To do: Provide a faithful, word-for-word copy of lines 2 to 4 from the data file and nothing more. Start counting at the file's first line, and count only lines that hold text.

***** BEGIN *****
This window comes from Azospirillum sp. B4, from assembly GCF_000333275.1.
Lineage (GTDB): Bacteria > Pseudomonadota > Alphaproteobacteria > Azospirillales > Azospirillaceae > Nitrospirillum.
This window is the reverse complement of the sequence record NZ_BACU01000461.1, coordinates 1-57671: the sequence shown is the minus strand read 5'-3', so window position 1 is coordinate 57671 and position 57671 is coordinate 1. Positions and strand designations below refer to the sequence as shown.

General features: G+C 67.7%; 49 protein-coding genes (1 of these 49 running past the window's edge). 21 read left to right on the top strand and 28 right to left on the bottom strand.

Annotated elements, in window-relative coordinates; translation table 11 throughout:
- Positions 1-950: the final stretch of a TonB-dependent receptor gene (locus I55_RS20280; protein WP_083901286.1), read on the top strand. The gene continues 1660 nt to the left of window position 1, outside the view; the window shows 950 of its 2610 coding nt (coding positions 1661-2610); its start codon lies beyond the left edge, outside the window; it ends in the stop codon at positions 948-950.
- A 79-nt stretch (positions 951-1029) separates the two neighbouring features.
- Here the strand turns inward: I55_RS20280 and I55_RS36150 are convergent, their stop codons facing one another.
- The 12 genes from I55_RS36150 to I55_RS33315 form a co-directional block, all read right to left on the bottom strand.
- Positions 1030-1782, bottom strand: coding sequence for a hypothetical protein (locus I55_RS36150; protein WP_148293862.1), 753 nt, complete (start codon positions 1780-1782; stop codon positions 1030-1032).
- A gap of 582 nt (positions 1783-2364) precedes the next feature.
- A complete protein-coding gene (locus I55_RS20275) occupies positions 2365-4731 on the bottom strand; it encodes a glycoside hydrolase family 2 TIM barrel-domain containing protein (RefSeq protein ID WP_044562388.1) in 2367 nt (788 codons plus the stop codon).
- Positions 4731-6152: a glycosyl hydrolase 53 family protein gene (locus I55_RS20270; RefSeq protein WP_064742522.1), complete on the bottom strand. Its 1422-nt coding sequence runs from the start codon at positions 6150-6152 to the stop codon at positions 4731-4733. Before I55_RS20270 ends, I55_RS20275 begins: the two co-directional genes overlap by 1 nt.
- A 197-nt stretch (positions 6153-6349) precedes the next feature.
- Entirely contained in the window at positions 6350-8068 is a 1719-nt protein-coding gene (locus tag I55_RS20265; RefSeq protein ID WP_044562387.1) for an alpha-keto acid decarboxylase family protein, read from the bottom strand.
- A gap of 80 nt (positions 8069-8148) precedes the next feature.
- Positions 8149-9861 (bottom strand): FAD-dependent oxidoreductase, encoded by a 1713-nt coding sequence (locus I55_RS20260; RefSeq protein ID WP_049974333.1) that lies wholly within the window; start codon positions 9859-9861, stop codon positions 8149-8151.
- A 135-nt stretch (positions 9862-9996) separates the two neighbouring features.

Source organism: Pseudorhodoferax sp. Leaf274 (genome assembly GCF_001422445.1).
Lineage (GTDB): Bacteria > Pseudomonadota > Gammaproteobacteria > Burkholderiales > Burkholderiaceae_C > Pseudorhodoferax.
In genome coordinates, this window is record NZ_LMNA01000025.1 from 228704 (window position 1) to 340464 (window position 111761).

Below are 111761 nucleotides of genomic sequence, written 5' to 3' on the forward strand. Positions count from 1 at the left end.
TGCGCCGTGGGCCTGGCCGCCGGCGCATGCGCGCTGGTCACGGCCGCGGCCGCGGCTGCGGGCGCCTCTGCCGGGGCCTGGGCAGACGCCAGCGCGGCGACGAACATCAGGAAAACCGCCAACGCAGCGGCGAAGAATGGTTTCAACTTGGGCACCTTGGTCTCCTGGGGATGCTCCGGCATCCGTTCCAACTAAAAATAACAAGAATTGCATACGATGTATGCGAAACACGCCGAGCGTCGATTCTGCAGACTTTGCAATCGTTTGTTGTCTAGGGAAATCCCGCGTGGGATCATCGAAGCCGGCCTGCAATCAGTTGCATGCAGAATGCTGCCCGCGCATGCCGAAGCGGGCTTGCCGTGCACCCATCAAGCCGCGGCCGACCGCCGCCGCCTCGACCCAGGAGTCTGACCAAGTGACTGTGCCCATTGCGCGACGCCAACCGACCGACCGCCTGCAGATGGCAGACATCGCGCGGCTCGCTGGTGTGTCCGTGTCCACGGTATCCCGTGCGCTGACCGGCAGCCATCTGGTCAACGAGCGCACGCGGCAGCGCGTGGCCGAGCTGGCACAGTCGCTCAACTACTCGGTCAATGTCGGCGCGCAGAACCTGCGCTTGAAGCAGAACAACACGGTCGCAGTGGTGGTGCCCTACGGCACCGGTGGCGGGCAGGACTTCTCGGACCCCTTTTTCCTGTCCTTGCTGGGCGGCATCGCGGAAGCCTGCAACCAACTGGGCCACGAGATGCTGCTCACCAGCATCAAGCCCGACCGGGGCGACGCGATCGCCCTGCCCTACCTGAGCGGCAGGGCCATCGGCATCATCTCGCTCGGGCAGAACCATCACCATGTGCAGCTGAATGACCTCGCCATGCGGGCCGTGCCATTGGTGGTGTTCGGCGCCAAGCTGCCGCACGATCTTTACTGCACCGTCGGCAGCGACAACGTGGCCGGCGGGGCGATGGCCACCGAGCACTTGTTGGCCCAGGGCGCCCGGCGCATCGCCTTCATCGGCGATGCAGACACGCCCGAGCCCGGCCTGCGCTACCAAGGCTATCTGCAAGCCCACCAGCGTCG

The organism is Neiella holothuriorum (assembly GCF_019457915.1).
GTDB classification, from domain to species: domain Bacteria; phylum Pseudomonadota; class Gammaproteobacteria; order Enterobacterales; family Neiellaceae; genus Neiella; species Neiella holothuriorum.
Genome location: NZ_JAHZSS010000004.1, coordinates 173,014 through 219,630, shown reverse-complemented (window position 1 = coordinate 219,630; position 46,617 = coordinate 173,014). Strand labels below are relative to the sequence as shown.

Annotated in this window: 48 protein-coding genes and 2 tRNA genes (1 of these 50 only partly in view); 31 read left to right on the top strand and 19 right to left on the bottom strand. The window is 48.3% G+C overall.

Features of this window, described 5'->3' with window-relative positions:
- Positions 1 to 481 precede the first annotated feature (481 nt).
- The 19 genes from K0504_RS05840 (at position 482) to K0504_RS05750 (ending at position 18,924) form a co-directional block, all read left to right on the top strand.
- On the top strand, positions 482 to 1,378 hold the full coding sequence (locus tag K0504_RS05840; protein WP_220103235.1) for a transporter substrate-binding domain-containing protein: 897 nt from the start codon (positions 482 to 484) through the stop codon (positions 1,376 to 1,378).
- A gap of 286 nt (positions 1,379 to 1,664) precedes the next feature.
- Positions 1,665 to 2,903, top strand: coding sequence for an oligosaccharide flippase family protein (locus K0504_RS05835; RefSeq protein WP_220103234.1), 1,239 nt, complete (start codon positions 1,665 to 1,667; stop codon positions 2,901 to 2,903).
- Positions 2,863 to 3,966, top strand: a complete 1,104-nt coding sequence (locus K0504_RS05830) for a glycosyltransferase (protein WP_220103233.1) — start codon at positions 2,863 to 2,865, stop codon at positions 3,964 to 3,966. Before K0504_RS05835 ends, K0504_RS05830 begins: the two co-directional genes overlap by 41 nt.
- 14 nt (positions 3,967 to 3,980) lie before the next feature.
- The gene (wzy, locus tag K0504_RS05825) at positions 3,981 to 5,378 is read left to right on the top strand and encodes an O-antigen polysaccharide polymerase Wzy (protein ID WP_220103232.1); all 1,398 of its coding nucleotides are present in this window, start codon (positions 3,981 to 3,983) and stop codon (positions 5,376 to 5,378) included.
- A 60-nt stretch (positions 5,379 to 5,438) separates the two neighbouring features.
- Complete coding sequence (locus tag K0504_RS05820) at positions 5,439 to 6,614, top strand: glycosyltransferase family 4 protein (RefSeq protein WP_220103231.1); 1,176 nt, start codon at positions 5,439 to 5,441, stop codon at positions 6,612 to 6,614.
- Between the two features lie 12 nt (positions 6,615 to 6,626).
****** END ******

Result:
Lineage (GTDB): Bacteria > Pseudomonadota > Alphaproteobacteria > Azospirillales > Azospirillaceae > Nitrospirillum.
This window is the reverse complement of the sequence record NZ_BACU01000461.1, coordinates 1-57671: the sequence shown is the minus strand read 5'-3', so window position 1 is coordinate 57671 and position 57671 is coordinate 1. Positions and strand designations below refer to the sequence as shown.

General features: G+C 67.7%; 49 protein-coding genes (1 of these 49 running past the window's edge). 21 read left to right on the top strand and 28 right to left on the bottom strand.